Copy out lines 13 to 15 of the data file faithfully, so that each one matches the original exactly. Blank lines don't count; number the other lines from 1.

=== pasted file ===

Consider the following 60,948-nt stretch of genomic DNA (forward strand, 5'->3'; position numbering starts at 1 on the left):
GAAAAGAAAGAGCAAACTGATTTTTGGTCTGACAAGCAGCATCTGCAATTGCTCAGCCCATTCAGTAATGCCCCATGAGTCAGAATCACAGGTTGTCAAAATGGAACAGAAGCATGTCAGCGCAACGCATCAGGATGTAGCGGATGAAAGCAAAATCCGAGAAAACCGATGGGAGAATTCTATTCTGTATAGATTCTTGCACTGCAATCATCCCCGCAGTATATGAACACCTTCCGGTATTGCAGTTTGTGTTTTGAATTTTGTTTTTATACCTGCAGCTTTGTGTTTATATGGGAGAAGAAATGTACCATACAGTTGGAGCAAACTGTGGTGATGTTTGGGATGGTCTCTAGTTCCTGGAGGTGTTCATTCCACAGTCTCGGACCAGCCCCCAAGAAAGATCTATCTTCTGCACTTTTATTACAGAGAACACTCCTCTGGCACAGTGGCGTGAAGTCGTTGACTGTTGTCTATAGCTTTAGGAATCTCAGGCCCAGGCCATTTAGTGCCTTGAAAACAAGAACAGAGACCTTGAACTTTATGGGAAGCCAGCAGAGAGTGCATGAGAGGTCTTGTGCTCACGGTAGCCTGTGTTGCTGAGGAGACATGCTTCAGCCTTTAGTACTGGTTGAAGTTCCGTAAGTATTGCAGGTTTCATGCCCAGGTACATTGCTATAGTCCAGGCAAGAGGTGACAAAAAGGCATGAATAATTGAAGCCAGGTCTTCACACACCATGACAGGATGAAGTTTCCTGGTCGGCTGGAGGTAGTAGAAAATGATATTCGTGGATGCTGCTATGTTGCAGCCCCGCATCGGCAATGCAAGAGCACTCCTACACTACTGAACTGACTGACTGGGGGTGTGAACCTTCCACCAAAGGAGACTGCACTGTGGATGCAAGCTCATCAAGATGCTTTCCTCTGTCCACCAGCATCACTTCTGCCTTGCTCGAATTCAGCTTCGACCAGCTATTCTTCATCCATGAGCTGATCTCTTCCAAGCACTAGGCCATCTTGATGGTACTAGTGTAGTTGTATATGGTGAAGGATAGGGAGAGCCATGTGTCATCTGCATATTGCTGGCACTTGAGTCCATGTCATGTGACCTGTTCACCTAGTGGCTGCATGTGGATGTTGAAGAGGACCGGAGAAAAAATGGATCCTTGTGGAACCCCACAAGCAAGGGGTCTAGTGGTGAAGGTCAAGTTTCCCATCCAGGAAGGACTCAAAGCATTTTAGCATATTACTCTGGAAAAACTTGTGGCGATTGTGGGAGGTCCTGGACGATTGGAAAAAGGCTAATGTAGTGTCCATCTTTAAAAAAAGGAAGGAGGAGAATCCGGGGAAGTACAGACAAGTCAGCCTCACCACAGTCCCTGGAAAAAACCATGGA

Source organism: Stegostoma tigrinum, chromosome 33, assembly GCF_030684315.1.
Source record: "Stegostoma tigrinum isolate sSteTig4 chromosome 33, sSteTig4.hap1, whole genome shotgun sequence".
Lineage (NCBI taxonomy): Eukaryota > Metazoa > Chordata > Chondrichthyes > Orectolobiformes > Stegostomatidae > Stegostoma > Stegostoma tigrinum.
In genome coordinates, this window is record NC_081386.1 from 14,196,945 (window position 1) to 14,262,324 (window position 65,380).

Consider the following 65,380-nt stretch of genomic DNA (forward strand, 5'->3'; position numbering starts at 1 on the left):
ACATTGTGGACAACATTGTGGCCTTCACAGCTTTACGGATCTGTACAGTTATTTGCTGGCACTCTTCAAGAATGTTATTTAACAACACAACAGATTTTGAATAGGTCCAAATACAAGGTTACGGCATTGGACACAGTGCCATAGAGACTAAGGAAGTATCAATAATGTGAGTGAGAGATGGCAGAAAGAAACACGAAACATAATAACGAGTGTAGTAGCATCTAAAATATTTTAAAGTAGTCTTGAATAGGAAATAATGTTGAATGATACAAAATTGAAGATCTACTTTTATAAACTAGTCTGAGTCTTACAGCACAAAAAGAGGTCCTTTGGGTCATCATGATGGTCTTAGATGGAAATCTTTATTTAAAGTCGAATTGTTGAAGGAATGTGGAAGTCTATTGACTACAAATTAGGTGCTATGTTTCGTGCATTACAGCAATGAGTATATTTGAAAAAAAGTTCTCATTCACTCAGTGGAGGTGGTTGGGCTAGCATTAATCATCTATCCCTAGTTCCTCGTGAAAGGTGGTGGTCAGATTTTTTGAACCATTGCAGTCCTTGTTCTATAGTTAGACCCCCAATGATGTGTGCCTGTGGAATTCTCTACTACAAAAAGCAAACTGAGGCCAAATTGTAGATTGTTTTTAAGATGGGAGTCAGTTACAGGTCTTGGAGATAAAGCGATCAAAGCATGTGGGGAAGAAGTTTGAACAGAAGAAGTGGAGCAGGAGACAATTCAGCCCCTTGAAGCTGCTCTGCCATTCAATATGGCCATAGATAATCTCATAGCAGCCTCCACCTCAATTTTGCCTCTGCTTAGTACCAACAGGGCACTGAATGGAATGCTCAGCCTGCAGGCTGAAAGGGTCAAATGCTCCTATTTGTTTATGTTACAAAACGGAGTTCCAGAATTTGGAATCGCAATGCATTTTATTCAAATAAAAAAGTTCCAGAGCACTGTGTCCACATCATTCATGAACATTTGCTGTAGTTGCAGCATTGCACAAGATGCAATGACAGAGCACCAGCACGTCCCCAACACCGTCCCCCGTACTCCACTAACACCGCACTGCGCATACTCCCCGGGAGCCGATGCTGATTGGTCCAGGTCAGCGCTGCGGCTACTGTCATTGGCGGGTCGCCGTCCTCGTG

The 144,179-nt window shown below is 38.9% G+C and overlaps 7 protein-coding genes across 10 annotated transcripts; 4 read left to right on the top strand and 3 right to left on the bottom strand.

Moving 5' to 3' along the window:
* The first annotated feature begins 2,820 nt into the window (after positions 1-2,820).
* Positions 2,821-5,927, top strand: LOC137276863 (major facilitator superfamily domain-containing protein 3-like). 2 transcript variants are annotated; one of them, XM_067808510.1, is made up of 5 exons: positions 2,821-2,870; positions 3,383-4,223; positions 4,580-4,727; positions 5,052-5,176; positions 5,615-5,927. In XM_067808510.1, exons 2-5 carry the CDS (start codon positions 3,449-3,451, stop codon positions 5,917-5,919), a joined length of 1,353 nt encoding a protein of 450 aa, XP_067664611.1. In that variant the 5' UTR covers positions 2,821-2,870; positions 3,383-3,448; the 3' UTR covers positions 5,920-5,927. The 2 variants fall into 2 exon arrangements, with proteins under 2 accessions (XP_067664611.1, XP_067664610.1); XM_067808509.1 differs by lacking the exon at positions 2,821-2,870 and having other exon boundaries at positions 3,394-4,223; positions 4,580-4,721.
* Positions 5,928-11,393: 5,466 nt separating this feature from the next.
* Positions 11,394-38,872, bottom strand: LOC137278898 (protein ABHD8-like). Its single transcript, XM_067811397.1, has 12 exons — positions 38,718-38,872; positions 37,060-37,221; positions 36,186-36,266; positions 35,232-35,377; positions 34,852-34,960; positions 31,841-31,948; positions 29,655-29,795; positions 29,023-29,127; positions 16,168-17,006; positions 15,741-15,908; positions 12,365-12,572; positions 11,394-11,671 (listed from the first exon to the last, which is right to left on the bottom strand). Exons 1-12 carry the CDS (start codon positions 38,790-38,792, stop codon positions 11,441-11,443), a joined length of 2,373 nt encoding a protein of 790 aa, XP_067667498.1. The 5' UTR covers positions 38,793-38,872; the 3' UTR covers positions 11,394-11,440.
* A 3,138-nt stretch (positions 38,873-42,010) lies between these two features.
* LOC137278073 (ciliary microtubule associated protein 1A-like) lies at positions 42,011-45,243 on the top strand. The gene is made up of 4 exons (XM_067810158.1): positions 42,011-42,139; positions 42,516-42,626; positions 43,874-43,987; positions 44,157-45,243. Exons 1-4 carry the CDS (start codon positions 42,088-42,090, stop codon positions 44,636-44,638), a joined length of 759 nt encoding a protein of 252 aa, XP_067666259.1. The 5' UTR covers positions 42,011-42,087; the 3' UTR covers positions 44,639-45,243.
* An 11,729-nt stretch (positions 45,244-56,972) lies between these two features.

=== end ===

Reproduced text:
* Positions 5,928-11,393: 5,466 nt separating this feature from the next.
* Positions 11,394-38,872, bottom strand: LOC137278898 (protein ABHD8-like). Its single transcript, XM_067811397.1, has 12 exons — positions 38,718-38,872; positions 37,060-37,221; positions 36,186-36,266; positions 35,232-35,377; positions 34,852-34,960; positions 31,841-31,948; positions 29,655-29,795; positions 29,023-29,127; positions 16,168-17,006; positions 15,741-15,908; positions 12,365-12,572; positions 11,394-11,671 (listed from the first exon to the last, which is right to left on the bottom strand). Exons 1-12 carry the CDS (start codon positions 38,790-38,792, stop codon positions 11,441-11,443), a joined length of 2,373 nt encoding a protein of 790 aa, XP_067667498.1. The 5' UTR covers positions 38,793-38,872; the 3' UTR covers positions 11,394-11,440.
* A 3,138-nt stretch (positions 38,873-42,010) lies between these two features.